• Expanded systems of corporate welfare or crony capitalism, “garnished by directed campaign contributions,” without open procedures and regular reviews.
  • Expanded massive government outsourcing and procurement systems that enable waste, minimum competition and exaggerated claims of proprietary information which restrict review and reform.
  • Conceived and encouraged ever more permissive tax havens around the world to evade or avoid taxes for the wealthy and corporations.
  • Created modes of corporate coercion via credit and debit cards and other payment systems for a cashless economy that constructs webs of incarceration around consumers through adhesion contracts, privacy invasions and other deliberate manipulations, dictates, and unresponsiveness.
  • Molded a patent system that crushes individual inventors in favor of corporate patent controls dubiously extended to reduce competition and increase consumer prices, as in the drug industry.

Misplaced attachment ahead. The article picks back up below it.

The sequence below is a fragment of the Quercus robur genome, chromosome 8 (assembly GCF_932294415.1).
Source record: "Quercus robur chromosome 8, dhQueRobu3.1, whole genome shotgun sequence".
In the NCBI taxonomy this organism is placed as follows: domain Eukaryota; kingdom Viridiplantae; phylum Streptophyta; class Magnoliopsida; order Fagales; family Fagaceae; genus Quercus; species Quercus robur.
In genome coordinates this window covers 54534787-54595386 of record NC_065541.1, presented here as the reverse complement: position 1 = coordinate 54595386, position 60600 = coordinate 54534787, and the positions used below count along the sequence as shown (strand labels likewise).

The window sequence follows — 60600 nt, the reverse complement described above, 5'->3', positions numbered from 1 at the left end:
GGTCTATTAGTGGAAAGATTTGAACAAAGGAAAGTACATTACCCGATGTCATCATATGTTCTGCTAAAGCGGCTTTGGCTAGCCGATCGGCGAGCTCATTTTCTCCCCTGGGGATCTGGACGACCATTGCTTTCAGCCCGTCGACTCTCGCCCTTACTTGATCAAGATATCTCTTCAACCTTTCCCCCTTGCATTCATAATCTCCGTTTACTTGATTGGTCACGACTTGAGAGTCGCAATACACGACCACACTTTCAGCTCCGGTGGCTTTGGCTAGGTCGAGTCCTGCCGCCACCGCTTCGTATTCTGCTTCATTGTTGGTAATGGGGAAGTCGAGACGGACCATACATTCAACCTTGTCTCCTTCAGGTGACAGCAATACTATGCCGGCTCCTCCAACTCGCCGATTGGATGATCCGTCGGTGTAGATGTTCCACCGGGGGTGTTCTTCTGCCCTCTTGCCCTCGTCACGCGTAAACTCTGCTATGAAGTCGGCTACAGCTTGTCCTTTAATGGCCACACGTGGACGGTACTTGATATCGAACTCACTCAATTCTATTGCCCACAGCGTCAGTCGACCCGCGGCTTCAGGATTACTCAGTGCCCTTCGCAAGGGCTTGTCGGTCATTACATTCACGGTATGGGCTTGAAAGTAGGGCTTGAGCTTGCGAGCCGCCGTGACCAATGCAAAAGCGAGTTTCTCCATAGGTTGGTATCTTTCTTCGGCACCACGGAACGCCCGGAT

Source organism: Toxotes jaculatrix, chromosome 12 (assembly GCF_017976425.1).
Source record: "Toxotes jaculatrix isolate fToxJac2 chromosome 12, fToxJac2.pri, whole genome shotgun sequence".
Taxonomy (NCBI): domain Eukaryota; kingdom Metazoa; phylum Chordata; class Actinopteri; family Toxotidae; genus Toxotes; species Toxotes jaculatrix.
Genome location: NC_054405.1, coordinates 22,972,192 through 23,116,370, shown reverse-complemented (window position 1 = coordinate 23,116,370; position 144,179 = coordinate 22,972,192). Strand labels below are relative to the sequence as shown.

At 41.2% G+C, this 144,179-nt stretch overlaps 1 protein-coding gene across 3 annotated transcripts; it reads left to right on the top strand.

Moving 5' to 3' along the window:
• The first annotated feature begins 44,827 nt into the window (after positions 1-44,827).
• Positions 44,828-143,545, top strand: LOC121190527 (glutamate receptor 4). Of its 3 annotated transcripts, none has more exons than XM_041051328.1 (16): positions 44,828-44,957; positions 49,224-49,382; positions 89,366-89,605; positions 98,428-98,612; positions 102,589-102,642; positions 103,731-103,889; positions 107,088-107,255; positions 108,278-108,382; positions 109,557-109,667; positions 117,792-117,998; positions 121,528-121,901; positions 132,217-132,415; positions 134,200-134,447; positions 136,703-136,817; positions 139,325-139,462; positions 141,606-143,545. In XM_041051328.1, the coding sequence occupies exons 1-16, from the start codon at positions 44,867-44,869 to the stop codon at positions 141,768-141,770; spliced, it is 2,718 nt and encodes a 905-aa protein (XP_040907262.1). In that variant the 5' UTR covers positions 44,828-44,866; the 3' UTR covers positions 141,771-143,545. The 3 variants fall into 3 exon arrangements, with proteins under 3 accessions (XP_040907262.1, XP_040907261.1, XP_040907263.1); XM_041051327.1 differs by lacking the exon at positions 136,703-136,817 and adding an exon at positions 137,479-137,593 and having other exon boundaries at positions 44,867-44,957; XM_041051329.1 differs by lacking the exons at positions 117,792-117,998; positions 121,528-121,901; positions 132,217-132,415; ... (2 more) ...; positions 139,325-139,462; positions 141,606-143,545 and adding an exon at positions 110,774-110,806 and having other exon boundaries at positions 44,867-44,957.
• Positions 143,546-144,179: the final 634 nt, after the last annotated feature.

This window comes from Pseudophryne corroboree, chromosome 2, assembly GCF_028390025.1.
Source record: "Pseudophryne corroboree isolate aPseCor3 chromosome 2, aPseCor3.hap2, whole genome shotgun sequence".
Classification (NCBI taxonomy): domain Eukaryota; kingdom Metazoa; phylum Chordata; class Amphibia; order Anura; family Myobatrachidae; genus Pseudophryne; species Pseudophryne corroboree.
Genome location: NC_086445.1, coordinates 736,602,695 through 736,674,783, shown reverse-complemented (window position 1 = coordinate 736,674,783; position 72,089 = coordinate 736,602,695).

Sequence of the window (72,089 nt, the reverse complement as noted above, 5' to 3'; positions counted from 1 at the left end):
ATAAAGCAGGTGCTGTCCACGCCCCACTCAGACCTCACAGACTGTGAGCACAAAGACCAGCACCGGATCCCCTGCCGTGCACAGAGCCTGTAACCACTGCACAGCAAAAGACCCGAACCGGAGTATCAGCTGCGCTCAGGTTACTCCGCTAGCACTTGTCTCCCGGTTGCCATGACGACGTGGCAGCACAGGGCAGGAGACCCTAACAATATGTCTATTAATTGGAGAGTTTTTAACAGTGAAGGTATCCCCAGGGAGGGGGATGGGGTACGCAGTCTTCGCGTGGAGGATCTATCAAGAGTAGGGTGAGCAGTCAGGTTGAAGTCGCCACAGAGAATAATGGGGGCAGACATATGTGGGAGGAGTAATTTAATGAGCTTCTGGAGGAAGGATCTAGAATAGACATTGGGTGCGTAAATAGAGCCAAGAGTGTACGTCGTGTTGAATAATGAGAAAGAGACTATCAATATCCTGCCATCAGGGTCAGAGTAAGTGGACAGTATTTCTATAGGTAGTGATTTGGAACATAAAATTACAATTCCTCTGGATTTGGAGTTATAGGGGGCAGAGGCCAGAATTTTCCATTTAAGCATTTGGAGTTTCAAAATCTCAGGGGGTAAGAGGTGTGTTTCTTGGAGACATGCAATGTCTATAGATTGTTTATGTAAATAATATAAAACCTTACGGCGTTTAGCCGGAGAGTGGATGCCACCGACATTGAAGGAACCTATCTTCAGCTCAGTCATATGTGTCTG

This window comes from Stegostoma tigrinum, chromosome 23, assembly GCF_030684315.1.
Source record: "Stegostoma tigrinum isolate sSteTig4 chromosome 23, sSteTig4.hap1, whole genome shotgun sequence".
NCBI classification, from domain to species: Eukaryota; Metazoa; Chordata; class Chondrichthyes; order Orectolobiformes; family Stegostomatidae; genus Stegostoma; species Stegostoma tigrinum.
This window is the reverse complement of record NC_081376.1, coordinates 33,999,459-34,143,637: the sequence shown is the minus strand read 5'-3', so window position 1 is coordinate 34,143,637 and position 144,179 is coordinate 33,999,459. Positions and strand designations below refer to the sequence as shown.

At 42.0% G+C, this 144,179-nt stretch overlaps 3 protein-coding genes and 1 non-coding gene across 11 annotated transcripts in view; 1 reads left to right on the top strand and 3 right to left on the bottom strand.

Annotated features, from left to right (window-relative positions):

• Perfected “document retention” strategies to destroy evidence in anticipation of forthcoming law enforcement.
  • Stifled free speech and citizen criticisms of corporate power by filing or threatening SLAPP (strategic lawsuits against public participation) suits that produce large penumbras of civic fear, intimidation, and self-censorship.
  • Provided the intellectual grease and political muscle to facilitate giant anticompetitive mergers when challenged by antitrust authorities.
  • Designed massive executive compensation packages, marinated by huge unproductive stock buybacks that harm workers, pension funds, disempower shareholders, and deplete the overall investment practices of the affected corporations.